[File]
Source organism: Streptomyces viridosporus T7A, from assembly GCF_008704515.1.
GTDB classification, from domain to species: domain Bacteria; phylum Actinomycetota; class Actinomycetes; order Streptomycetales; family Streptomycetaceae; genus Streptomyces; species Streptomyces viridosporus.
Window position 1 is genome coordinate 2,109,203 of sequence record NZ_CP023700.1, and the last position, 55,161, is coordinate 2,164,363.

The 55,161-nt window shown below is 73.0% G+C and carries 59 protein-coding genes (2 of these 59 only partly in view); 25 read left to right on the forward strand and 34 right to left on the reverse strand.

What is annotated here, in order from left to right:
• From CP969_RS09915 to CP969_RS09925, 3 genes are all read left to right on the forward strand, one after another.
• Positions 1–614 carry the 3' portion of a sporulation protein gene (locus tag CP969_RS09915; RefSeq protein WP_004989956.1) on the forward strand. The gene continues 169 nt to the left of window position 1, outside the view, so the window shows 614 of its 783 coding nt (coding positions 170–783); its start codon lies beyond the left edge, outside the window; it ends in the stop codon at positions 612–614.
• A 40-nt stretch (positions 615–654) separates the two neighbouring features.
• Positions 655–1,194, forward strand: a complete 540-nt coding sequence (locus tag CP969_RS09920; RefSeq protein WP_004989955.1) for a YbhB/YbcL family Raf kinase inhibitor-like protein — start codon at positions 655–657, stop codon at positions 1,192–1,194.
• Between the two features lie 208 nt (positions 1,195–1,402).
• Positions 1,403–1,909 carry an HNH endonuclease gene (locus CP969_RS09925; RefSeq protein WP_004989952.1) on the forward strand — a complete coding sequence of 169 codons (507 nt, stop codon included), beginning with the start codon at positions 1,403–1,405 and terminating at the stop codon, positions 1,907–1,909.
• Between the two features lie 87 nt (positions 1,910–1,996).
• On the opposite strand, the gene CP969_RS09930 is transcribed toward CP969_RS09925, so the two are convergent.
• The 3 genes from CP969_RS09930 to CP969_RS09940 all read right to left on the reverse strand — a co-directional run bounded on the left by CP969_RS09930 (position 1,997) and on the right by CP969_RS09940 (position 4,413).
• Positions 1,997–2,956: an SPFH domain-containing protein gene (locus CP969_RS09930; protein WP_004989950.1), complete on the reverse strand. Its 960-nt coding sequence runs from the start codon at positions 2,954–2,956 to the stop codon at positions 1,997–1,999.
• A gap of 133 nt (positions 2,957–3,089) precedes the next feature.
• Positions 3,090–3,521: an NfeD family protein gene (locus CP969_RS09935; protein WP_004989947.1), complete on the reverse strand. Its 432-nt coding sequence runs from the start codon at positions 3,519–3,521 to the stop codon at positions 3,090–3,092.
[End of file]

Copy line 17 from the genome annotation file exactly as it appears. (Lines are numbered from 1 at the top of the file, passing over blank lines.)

• Positions 3,090–3,521: an NfeD family protein gene (locus CP969_RS09935; protein WP_004989947.1), complete on the reverse strand. Its 432-nt coding sequence runs from the start codon at positions 3,519–3,521 to the stop codon at positions 3,090–3,092.